Please Define “Predictable”

In “The Unspoken Roadblock”, Justin points out that, while ignoring the six letter complication in our education system, among other education reform measures, RIPEC has called for the state to

implement a predictable formula for state financing of local schools

RIPEC is not the first to use this phrase. The question that pops into my head whenever I hear it is: What does “predictable” mean?
First, as to quantity. If education aid to cities and towns were cut by 20% (which is about right considering the state’s finances) and the General Assembly said, okay, this is what we are committing to distribute every year going forward, that would be predictable, wouldn’t it? There’s always been a lurking suspicion, though, that some of the people who call for “predictable” funding don’t just mean “reliable” but also “more” funding from the state.
If this is the case, we then have to ask, would additional funds be productive? Our school/student performance is in the bottom fifth nationally while teacher compensation is in the top fifth. Hasn’t Rhode Island inadvertantly become the experiment that proves that lots of money does not improve an education system?
Additionally, quite an inequitable distribution ratio got established early on, a ratio that has never been revisited. Some cities and towns receive far more state funding than others and on a basis that does not appear altogether logical. Is fairness part of the definition of “predictable”? Will equitability be addressed as part of establishing a “predictable” funding formula?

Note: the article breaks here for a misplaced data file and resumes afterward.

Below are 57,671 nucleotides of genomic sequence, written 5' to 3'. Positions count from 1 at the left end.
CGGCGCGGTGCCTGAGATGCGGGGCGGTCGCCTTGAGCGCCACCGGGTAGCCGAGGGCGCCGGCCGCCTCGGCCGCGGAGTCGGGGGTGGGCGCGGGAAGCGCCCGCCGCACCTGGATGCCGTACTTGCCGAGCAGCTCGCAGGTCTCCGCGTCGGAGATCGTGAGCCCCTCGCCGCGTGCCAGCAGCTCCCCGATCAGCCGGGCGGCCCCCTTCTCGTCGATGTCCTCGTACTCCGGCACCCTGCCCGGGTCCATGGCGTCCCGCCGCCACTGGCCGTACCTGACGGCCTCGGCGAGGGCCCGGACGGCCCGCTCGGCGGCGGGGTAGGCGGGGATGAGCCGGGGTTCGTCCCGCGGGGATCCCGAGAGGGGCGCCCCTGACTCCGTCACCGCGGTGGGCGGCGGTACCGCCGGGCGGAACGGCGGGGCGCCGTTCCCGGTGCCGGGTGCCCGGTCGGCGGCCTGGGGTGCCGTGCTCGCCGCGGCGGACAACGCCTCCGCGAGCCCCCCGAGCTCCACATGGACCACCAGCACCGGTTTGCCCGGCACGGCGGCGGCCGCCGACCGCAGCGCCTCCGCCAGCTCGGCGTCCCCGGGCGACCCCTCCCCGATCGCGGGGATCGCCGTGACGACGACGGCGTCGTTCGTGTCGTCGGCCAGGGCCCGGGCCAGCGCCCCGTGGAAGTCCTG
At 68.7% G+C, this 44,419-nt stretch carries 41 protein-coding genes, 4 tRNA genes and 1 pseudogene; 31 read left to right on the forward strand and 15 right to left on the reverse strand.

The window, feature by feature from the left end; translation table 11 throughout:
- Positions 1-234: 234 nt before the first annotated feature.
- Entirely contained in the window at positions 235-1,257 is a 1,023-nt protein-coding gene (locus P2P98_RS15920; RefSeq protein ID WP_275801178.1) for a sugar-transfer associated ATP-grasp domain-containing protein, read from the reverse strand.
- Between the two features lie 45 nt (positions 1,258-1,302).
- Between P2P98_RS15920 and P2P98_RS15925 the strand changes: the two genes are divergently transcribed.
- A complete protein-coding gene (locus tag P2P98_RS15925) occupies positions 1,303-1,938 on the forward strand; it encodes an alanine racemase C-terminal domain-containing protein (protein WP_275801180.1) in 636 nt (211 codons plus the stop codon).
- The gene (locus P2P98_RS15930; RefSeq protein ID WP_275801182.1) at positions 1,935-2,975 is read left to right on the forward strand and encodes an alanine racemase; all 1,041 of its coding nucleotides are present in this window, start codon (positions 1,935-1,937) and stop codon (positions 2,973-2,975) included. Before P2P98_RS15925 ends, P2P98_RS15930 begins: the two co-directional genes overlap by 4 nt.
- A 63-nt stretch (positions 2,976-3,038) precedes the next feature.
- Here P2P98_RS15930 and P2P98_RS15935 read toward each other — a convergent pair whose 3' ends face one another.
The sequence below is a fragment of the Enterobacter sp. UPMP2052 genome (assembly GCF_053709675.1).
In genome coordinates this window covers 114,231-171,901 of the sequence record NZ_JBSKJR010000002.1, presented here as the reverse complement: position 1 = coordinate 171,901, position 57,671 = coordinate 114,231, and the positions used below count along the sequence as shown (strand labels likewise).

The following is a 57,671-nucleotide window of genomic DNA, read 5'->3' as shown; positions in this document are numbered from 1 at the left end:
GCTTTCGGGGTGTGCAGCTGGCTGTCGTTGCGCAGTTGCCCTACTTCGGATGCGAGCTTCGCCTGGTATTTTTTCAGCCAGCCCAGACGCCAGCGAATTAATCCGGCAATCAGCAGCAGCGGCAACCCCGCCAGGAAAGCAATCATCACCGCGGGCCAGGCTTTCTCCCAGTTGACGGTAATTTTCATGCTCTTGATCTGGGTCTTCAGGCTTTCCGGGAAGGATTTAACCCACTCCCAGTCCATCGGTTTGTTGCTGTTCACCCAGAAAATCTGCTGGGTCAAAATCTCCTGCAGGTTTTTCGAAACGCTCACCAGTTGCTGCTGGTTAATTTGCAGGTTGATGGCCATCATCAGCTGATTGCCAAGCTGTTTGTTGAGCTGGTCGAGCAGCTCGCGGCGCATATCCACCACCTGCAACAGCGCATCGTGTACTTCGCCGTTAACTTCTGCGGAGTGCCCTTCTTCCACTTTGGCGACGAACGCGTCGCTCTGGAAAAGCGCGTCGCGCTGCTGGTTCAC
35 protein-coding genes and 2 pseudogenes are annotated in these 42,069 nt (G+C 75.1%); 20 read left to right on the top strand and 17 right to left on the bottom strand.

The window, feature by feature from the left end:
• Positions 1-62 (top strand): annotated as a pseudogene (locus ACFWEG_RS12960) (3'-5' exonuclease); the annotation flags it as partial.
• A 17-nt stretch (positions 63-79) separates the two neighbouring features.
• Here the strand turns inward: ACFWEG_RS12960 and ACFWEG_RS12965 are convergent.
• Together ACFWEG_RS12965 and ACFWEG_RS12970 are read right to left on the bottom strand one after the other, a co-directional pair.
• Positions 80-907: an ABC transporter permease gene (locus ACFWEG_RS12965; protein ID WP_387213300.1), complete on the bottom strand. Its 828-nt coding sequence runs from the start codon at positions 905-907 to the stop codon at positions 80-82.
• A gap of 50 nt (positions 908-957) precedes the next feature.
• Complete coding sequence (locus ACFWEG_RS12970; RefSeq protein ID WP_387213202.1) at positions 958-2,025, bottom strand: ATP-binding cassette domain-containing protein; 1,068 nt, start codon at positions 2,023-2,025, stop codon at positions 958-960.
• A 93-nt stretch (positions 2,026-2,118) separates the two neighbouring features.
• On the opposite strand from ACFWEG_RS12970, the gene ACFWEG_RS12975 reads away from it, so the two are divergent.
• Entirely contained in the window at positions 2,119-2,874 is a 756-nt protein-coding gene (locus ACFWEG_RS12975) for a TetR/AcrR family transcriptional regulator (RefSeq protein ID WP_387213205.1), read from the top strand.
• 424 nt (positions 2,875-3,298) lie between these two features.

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15 years ago

Maybe we could fund the disticts based on the number of high school graduates that do not require remedial reading , math and writing courses as incoming freshmen at our local colleges . Maybe we could base it on the number of students graduating that actually qualify for graduation or just base it on the number of students MEETING the state standards without being taught to the test .

15 years ago

“There’s always been a lurking suspicion, though, that some of the people who call for “predictable” funding don’t just mean “reliable” but also “more” funding from the state.”
Well Golleeeeee you are suspicious of our progressive “friends”

Justin Katz
15 years ago

No, leprechaun, you’ve got it backwards (or so the argument would go): The schools with the lowest success rates clearly need the most help (i.e., the most money).

Tom W
Tom W
15 years ago

Predictable school / state aid: a voucher for each child (equal amount throughout the state), redeemable by the parent(s) at the school of their choosing, “public” or “private,” at which they feel their child is most likely to benefit.

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